"What are we doing to help kids achieve?"
There have been many blog entries about "Argument Driven Inquiry" at this site. I have witnessed first hand how this can be a powerful tool in the classroom. One particular aspect of Argument Driven Inquiry (ADI) that has not received much mention here is the "peer editing" piece. The ADI site has many resources that help to model editing and constructive criticism. Many of these resources are excellent. I have tried peer editing with some success. The first few times I had students peer edit I gave each lab a "code" and made three copies of each. Students received three labs at random. We discussed how to provide positive feedback with constructive criticism. We talked about focusing on the science and not the person writing the science. Students were asked to make "I" statements and to turn their statement into a question. As a teacher, it was an overall positive experience but also labor intensive. It was a bit difficult to get all of the labs coded, copied, checked and returned. I decided to "tweak" the process a bit.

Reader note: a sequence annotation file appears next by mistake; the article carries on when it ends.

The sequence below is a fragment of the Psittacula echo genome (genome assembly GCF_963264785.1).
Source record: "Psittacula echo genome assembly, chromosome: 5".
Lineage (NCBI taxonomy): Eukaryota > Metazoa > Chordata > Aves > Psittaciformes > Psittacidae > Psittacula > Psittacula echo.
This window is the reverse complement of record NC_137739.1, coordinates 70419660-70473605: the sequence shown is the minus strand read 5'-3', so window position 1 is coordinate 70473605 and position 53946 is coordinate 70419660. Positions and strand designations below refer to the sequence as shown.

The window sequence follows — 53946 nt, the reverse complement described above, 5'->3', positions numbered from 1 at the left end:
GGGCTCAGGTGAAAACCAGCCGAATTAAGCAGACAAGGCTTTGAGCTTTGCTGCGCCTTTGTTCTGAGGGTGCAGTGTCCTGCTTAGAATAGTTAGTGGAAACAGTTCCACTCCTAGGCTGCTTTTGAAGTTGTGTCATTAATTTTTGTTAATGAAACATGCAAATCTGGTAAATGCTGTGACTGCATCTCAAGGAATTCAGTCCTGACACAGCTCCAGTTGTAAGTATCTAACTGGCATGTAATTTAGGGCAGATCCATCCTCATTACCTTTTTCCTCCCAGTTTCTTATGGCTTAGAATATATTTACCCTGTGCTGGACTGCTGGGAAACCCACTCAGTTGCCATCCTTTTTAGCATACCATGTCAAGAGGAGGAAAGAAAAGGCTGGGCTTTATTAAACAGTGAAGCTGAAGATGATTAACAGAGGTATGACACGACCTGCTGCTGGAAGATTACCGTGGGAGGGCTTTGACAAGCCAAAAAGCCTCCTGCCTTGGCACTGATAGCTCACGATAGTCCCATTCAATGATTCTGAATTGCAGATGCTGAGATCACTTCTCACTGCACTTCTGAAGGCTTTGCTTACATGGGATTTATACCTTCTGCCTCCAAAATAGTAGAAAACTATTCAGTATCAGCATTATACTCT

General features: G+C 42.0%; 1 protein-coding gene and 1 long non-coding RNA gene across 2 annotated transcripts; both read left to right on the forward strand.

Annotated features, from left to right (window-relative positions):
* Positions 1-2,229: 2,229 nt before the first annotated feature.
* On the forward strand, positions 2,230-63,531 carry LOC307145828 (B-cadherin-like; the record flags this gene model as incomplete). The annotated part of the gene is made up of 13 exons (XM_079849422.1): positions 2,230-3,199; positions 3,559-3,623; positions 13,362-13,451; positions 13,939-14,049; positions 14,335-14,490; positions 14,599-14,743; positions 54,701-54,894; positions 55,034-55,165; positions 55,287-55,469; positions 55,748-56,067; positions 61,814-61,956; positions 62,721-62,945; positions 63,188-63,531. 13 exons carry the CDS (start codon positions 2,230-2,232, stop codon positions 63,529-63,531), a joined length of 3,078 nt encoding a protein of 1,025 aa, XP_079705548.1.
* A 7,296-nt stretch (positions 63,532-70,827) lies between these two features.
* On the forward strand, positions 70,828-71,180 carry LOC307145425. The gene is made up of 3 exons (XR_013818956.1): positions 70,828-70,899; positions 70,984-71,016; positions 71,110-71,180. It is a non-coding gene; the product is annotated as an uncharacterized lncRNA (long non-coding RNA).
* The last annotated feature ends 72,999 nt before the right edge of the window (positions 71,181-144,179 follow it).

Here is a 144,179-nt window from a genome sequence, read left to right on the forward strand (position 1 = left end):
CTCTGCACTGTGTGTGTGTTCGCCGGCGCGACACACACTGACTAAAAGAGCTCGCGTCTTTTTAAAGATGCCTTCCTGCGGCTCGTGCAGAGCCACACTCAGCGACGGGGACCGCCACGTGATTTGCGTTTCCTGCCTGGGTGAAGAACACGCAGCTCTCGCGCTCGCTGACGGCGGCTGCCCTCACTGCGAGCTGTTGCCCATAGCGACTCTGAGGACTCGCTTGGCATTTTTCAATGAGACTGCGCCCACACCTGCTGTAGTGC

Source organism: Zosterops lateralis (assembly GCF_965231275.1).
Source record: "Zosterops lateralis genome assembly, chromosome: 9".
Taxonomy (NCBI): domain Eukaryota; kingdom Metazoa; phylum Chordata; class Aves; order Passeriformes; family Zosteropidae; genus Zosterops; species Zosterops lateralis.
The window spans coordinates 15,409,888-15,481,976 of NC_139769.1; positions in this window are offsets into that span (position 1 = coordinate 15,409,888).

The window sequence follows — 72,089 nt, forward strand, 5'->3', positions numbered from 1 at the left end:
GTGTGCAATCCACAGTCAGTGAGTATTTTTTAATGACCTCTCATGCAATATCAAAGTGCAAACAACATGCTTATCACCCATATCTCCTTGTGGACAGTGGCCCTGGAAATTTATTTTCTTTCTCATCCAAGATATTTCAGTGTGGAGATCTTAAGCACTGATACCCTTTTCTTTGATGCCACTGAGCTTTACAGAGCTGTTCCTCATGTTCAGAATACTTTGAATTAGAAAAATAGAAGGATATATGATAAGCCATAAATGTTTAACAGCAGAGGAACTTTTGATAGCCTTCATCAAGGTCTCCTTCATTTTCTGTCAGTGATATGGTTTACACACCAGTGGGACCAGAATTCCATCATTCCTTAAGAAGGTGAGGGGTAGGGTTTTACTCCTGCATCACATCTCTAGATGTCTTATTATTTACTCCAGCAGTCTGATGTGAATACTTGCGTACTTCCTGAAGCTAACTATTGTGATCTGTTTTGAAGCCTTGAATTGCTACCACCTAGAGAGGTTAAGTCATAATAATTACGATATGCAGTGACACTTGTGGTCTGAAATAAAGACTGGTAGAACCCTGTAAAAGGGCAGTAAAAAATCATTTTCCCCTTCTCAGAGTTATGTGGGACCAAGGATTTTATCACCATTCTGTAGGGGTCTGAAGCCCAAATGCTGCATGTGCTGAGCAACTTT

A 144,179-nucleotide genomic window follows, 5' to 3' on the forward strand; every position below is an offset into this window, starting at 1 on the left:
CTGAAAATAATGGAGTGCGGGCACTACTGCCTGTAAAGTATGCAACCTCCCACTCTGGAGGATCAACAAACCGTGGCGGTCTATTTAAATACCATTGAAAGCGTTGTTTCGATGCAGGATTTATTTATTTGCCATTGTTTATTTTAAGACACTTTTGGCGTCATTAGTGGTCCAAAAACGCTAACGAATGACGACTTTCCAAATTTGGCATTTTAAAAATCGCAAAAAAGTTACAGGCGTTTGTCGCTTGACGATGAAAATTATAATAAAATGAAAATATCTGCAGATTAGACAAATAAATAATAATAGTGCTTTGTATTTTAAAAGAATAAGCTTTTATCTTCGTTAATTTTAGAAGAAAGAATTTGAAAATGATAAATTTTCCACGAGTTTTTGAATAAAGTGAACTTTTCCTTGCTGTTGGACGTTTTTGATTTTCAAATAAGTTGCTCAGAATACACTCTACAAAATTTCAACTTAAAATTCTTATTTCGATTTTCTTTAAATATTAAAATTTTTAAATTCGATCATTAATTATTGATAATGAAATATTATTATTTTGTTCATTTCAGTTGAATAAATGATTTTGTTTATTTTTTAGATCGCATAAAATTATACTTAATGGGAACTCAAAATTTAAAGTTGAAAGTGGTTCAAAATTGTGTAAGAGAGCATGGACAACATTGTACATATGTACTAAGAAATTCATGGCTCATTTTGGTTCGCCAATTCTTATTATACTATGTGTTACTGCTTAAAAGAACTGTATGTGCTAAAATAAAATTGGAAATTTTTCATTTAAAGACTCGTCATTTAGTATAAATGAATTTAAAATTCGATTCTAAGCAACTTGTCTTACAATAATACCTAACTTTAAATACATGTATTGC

This time students were told to bring in three copies of the rough draft of their lab. They sat in their original lab groups of four students. Students then completely switched lab groups. Every student at the new lab group table passed out all three of their reports and received three in return. We spent some time discussing correct feedback and proper criticism.They could make comments and ask questions from the person who wrote the lab report. I was really impressed with the conversations. They were on task, respectful and focusing on the science. This is different from the original ADI plan. The ADI plan does a blind peer edit. My adjustment seemed to accomplish the same feedback for students but in a slightly different manner.
So which is best? I would suggest that as a teacher to try them both. The outcome may depend on factors such as class culture and the types of students you have. Many teachers think that when students copy it is considered "cheating". The ADI method seems to reflect what scientists do. They talk to other scientists, consider different data, and sometimes change their mind. As a teacher, it was wonderful to see students help students through this process as I sat back and watched. Give it a try...you might be pleasantly surprised. Students do that to us every now and then....